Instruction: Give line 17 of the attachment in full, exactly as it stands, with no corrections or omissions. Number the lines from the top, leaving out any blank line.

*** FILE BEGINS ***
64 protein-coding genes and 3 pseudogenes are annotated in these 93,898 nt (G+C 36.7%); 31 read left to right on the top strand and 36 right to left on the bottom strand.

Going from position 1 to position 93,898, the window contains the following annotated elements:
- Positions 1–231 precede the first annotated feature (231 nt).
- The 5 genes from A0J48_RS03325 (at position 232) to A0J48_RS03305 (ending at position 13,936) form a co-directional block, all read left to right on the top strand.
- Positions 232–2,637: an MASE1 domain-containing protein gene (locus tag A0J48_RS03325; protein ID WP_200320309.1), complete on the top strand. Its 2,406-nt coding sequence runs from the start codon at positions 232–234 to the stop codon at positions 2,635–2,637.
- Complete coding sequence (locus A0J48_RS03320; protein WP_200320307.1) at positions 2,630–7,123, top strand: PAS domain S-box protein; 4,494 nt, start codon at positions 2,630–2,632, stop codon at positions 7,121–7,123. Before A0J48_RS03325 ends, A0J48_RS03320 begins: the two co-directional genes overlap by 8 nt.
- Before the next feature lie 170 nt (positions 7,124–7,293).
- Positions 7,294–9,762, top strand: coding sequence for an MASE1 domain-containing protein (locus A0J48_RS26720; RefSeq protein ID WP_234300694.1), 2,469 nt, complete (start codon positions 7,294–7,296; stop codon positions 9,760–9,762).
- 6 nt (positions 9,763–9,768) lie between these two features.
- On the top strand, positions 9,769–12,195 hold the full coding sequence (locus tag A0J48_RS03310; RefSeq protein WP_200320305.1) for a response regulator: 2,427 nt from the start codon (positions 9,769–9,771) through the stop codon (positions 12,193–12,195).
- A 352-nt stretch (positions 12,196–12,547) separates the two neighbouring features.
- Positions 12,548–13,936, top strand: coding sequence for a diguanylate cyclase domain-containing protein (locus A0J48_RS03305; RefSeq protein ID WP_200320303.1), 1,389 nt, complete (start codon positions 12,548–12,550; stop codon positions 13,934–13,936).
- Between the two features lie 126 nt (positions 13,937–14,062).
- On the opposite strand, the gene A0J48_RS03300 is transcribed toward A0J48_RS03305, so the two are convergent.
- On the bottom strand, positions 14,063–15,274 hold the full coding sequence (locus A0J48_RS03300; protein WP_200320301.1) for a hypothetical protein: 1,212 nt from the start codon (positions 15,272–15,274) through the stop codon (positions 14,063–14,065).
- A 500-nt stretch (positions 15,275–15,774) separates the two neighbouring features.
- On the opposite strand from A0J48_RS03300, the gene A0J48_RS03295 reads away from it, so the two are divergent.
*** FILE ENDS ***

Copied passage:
- On the opposite strand from A0J48_RS03300, the gene A0J48_RS03295 reads away from it, so the two are divergent.